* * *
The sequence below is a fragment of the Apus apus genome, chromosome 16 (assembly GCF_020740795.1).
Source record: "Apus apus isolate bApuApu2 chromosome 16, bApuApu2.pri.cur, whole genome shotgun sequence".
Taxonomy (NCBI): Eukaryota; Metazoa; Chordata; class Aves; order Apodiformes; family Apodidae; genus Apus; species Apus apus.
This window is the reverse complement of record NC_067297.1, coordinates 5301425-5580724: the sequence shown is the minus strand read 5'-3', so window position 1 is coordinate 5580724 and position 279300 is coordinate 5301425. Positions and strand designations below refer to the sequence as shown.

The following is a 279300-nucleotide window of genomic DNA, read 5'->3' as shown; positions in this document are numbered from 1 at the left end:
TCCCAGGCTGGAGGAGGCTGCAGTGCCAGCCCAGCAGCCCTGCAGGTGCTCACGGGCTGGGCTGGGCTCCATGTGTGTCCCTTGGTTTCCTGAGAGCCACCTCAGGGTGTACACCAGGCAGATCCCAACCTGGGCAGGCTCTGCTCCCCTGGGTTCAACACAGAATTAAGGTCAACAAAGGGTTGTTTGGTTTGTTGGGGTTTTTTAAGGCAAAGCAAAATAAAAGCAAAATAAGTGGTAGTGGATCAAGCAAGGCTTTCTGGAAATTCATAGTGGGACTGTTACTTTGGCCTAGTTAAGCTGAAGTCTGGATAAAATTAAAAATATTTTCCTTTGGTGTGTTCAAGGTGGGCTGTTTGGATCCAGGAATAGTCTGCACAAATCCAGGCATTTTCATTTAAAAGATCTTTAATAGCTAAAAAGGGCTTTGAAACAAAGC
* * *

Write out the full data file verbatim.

The sequence below is a fragment of the Apus apus genome, chromosome 16 (assembly GCF_020740795.1).
Source record: "Apus apus isolate bApuApu2 chromosome 16, bApuApu2.pri.cur, whole genome shotgun sequence".
Taxonomy (NCBI): Eukaryota; Metazoa; Chordata; class Aves; order Apodiformes; family Apodidae; genus Apus; species Apus apus.
This window is the reverse complement of record NC_067297.1, coordinates 5301425-5580724: the sequence shown is the minus strand read 5'-3', so window position 1 is coordinate 5580724 and position 279300 is coordinate 5301425. Positions and strand designations below refer to the sequence as shown.

The following is a 279300-nucleotide window of genomic DNA, read 5'->3' as shown; positions in this document are numbered from 1 at the left end:
TCCCAGGCTGGAGGAGGCTGCAGTGCCAGCCCAGCAGCCCTGCAGGTGCTCACGGGCTGGGCTGGGCTCCATGTGTGTCCCTTGGTTTCCTGAGAGCCACCTCAGGGTGTACACCAGGCAGATCCCAACCTGGGCAGGCTCTGCTCCCCTGGGTTCAACACAGAATTAAGGTCAACAAAGGGTTGTTTGGTTTGTTGGGGTTTTTTAAGGCAAAGCAAAATAAAAGCAAAATAAGTGGTAGTGGATCAAGCAAGGCTTTCTGGAAATTCATAGTGGGACTGTTACTTTGGCCTAGTTAAGCTGAAGTCTGGATAAAATTAAAAATATTTTCCTTTGGTGTGTTCAAGGTGGGCTGTTTGGATCCAGGAATAGTCTGCACAAATCCAGGCATTTTCATTTAAAAGATCTTTAATAGCTAAAAAGGGCTTTGAAACAAAGC